*Tin can be highly polished and is used as a protective coat for other metals
*Tin bonds readily with Iron
*Tin foil was once a common wrapping material for foods and drugs
*Tin becomes a superconductor below 3.72 K
*Tin is the element with the greatest number of stable isotopes (ten)
*Melting point 505.08 K
*(231.93 °C, 449.47 °F)
*Boiling point 2875 K
(2602 °C, 4716 °F)
*Heat of fusion (white) 7.03 kJ•mol−1
*Heat of vaporization (white) 296.1 kJ•mol−1
*Heat capacity (25 °C) (white)
Creator of the Metal Men, genius scientist who created the revolutionary 'responsometer' which give the Metal Men their unique ability to react to almost any situation. Besides creating the Metal Men Doc Magnus is responsible for dozens of revolutionary inventions that are seen throughout the Metal Series. Sharing in their many adventures Doc on occasion falls foul of the Metal Men's enemies being turned himself into metal on several occasions
*The Metal Men of "Earth-44" (robotic versions of the Justice League and led by "Doc Tornado" a human version of the android Red Tornado) feature in the limited series Final Crisis (#1-7, July 2008 - March 2009).
==In other media==
* The Metal Men appeared in two episodes of the animated series Batman: The Brave and the Bold (2008–2011): "Clash of the Metal Men" (Gold voiced by Lex Lang, Lead voiced by Bill Fagerbakke, Platinum voiced by Hynden Walch, Mercury voiced by Corey Burton, Iron voiced by Brian Bloom, and ***********Tin voiced by Dee Bradley Baker) and Part 2 of the double episode "The Siege of Starro!"
* The Metal Men appear in their self-titled shorts of DC Nation Shorts with Gold and Lead voiced by Tom Kenny, Platinum and ***********Tin voiced by Hynden Walch, and Mercury and Iron voiced by Corey Burton.
* The Metal Men make a cameo appearance in the animated film Justice League: The New Frontier.
*Merchandise has included a collector's plate by Alex Ross, a PVC figure set, 2008 Heroclix "Crisis" set and DC Universe Classics line (Iron, Gold and Mercury), with the rest of the team (Lead, and a two-pack of Platinum and ***********Tin) coming out later as part of the DC Universe Signature Series through MattyCollector.Com.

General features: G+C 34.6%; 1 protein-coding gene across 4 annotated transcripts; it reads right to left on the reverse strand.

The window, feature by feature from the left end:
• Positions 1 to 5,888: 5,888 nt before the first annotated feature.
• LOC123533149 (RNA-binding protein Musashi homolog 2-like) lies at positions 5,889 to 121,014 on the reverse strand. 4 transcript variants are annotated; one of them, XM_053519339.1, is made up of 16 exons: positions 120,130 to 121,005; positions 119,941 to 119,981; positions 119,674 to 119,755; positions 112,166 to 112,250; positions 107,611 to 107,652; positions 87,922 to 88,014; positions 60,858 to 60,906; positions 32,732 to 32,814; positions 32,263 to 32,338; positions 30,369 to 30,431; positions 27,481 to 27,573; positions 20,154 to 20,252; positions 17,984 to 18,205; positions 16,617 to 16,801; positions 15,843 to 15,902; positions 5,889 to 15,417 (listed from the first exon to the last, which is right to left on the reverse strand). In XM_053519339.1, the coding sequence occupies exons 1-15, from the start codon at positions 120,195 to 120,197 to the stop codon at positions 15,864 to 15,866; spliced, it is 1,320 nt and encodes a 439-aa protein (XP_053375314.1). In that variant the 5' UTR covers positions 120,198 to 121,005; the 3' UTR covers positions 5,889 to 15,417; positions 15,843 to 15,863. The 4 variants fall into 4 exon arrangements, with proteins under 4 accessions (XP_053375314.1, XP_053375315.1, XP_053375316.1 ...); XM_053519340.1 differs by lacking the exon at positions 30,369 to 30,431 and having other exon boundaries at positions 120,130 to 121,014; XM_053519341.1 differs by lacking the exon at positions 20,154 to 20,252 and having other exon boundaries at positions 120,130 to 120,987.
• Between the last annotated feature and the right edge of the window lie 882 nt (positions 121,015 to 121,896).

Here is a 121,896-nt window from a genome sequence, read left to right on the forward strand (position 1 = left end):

* The Metal Men Archives Vol. 1: Showcase #37-40, "Metal Men" 1-5, 244 pages, ISBN 1-4012-0774-X
* Showcase Presents: Metal Men Vol. 1: Showcase #37-40, Brave and the Bold #55, "Metal Men" 1-16, 528 pages, ISBN 1-4012-1559-9
* Showcase Presents: Metal Men Vol. 2: Showcase #37-40, Brave and the Bold #66, "Metal Men" 16-36, 528 pages, ISBN 1-4012-1976-4
* Metal Men: Metal Men #1-8, 200 pages, ISBN 1-4012-2212-9
- ↑ ==Further reading==
- ↑ .Metal Men is presumed to come weird idea like Creature Commandos, a horror-flavored twist of soldiers resembling Universal Monsters on his usual war comic formula. and Metamorpho-a character Rex Mason,who tranform into different element.A powerful Orb of Ra transforms Rex Mason nto the Element Man, he loses his good looks but gains the ability to will himself into any chemical form.One is a group made of different monsters and a character,made of different elements.Also at the DC was pushing comics that pushed for educational substance.And over Marvel Comics,Stan Lee and Jack Kirby,had come up books the Fantastic Four and the X-Men were having a good time books about groups,of outcast,fighting evil about the world and beyond.So it dosen't too much brains to figure out,Robert Kanigher, who co-created the team in 1962 alongside Ross Andru and Mike Esposito coming up something similar..</p>
- ↑ ==Further reading==</li>
- ↑ http://www.rci.rutgers.edu/~cje/mh/ME/metal.html </li>
- ↑ ==Further reading==</li>
- ↑ "Guy Gardner Warrior" #38 (Jan. 1996) </li>
- ↑ Justice League Vol. 2 #27 </li>
- ↑ Justice League Vol. 2 #28 </li>
- ↑ Exclusive: Barry Sonnenfeld’s Secret Comic-Book Movie Is ... </li>
- ↑ DC Entertainment Chief Reveals What's Next for Superman, Wonder Woman and 5 Superheroes Who Deserve Movies (Q&A) </li></ol>